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Wrongly Sent Ethereum Should Be Returned To The Owner, Rules British Columbia Court

The issue of cryptocurrency being stolen or lost have been a real concern in the ecosystem. A post published on the Business Law Blog, by the faculty of law at the University of Oxford on the 12th of December highlighted the issue and the consequences of the subsequent claims.

A researcher at SAFE Frankfurt – Grygoriy Pustovit, cited the case of Copytrack Pte Ltd vs. Brian Wall in the blog post. The post states that the British Columbia superior trial court ruled the return of Ethereum (ETH) tokens that were mistakenly sent to another receiver.

Copytrack, a blockchain startup based in Singapore, mistakenly sent 530 ETH tokens, instead of 530 Copytrack (CPY) coins into defendant, Brian Wall’s wallet. He was to receive the 530 CPY tokens for participating in the Initial Coin Offering by the firm. Notably, the total value of ETH sent is equivalent to $370,482 (495,000 Canadian dollars), whereas the total value of CPY coins was $583 (780 Canadian dollars) at the time.

The ruling asked the defendant to return the said tokens back to Copytrack. Pustovit asserts that:

 “This pattern may have a huge effect on the enforcement of claims about stolen and lost digital currency.

Here the plaintiff was awarded the power to trace and recover coins from whosoever might be holding the Ethereum tokens at the moment.

Crypto Tracing

Using proficient services for tracking digital currencies, the rightful owners could trace some of the tokens on public ledgers and recover them once they surface on the wallet of trading platforms. Pustovit notes that the blockchain is not just governed by codes, it is indeed governed by laws of concerned jurisdiction.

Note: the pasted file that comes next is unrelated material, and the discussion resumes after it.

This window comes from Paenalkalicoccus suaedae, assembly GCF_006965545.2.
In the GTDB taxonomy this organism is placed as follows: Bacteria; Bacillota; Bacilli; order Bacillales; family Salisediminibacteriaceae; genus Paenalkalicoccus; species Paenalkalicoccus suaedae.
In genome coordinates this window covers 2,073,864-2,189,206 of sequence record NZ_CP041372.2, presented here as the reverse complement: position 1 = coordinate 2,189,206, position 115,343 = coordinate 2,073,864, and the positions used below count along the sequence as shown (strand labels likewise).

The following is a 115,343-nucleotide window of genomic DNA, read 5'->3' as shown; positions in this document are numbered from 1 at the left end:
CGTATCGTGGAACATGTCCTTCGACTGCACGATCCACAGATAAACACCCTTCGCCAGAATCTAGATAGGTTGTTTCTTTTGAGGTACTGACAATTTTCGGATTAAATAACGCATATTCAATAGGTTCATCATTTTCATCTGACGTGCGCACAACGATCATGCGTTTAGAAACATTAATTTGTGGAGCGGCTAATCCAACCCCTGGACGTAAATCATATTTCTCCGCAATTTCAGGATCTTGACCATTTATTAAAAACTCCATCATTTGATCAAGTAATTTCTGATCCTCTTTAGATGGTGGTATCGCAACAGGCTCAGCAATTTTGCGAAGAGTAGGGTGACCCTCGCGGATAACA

Furthermore, the blog states that enforcing different national regulations and laws could prove difficult over cryptocurrencies. However, the cryptocurrency business will gladly in accordance with ruling in jurisdictions as this works in favour of their strategic interests.  According to Pustovit, the court did miss the opportunity of defining the legal traits of digital currencies. The reason being that it couldn’t be handled via summary judgment.

The defendant is no longer alive and thus the matter is not sent to trial. The court ruled that ETH token are the plaintiff’s property, and all the tokens should be returned. However,  the claims regarding conversion and detinue remained unsettled.


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